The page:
Analysis: The child tax credit is the most important thing since Social Security. For one year only.


With Social Security, the government is making sure older Americans don’t fall into poverty. With Medicare, he makes sure they have health insurance. With the Affordable Care Act, it helps other people who need it to buy health insurance.

Now he’s trying to make sure American kids have money every month. This is a very big deal. But that’s a year-long experiment for now, unless Democrats can find a way to force the Senate again and make the vastly expanded credit permanent.

Most parents are eligible. Unlike food stamps – now called the Nutrition Assistance Parogram Supplement, or SNAP, benefits – or other social assistance programs aimed only at the poor, this new credit is much larger.

More than just parents in need, up to $ 300 per child was deposited into their bank accounts on Thursday. This program, an enhancement of an existing tax credit, will help the middle class and even people earn hundreds of thousands of dollars.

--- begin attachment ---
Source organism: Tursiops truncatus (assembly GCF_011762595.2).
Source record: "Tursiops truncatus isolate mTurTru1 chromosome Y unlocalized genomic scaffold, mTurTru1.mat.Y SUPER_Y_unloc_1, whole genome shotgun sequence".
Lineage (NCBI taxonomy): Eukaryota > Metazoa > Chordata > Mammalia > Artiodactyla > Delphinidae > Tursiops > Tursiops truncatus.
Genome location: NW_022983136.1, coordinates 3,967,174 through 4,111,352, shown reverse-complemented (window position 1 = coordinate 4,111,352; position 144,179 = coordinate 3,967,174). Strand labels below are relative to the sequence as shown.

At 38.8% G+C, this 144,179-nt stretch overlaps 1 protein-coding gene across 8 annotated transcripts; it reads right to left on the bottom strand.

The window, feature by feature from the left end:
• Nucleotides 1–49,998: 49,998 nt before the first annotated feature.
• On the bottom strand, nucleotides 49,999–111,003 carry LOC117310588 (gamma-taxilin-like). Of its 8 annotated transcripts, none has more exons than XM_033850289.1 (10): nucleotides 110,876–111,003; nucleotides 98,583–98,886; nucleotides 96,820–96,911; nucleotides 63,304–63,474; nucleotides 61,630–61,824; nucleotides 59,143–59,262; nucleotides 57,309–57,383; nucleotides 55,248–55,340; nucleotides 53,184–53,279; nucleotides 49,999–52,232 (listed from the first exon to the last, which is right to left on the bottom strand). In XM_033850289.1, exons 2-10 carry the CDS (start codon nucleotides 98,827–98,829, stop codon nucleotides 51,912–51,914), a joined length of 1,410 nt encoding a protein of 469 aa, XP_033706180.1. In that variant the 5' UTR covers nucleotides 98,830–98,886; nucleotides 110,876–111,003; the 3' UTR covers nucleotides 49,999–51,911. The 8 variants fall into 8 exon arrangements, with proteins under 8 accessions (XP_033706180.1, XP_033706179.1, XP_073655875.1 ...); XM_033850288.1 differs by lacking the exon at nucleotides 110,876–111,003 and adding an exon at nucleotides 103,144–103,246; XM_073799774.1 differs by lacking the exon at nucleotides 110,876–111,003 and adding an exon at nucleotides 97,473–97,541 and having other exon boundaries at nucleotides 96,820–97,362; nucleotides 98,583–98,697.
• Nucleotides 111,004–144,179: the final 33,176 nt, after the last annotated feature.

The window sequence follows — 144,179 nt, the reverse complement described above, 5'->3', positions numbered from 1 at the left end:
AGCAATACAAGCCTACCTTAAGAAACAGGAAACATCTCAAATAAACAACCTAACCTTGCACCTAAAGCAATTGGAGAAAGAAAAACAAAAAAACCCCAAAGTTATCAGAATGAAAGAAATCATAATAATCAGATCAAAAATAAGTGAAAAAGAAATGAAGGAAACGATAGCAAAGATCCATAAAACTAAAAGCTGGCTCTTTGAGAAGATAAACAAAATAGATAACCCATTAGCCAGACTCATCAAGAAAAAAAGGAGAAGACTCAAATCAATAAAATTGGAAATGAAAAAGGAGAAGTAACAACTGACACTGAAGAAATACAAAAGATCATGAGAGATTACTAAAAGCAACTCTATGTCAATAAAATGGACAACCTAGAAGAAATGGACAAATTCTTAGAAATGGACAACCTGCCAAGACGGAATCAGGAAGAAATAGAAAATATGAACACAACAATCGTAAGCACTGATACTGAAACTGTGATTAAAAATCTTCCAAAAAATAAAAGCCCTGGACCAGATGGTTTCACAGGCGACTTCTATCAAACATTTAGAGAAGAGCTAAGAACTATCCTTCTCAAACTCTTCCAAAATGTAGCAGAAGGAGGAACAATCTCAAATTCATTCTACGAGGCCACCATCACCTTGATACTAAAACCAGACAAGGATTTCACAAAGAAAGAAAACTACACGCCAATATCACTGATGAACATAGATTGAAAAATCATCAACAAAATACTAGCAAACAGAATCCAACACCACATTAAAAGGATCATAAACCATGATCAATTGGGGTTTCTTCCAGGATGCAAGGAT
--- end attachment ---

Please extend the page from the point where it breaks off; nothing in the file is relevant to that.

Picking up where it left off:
Interactive calculator: How Much Control Should Parents Expect?

Part of the tax credit will be claimed next year at tax time, but the big change is that part of the benefit goes directly to parents in advance, providing a monthly boost.

The IRS has desperately tried to reach low-income Americans – through churches and other community groups – who may not have needed to file taxes, but now should. , as that will qualify them for that credit. Otherwise, up to 5 million children could be missing, according to a CNN report.

The United States has been moving towards these kinds of benefits gradually for years, in increments and on a bipartisan basis, but not in a bipartisan fashion.

Republicans doubled the child tax credit to $ 2,000 per child with their huge tax cut bill in 2017, but they rejected this new expansion, which Democrats incorporated into the bill. Covid assistance that they adopted in 2021.